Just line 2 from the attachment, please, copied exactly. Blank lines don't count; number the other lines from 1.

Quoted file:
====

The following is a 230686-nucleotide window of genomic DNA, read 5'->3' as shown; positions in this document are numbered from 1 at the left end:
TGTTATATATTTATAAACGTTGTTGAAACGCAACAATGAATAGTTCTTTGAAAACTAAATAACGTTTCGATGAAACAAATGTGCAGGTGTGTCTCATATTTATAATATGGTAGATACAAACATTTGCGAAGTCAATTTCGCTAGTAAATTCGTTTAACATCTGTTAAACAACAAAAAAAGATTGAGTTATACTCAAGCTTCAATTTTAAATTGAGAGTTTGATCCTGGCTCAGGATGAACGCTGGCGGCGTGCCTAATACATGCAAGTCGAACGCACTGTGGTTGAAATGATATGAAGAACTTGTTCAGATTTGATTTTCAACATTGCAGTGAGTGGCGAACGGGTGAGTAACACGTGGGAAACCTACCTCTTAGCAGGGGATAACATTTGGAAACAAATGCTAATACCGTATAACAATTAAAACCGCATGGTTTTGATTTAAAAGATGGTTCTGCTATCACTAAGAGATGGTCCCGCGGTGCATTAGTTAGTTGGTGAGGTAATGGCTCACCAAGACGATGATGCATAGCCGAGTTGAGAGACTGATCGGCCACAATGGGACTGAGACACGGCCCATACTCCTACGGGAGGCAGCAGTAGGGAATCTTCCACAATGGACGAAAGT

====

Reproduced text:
TGTTATATATTTATAAACGTTGTTGAAACGCAACAATGAATAGTTCTTTGAAAACTAAATAACGTTTCGATGAAACAAATGTGCAGGTGTGTCTCATATTTATAATATGGTAGATACAAACATTTGCGAAGTCAATTTCGCTAGTAAATTCGTTTAACATCTGTTAAACAACAAAAAAAGATTGAGTTATACTCAAGCTTCAATTTTAAATTGAGAGTTTGATCCTGGCTCAGGATGAACGCTGGCGGCGTGCCTAATACATGCAAGTCGAACGCACTGTGGTTGAAATGATATGAAGAACTTGTTCAGATTTGATTTTCAACATTGCAGTGAGTGGCGAACGGGTGAGTAACACGTGGGAAACCTACCTCTTAGCAGGGGATAACATTTGGAAACAAATGCTAATACCGTATAACAATTAAAACCGCATGGTTTTGATTTAAAAGATGGTTCTGCTATCACTAAGAGATGGTCCCGCGGTGCATTAGTTAGTTGGTGAGGTAATGGCTCACCAAGACGATGATGCATAGCCGAGTTGAGAGACTGATCGGCCACAATGGGACTGAGACACGGCCCATACTCCTACGGGAGGCAGCAGTAGGGAATCTTCCACAATGGACGAAAGT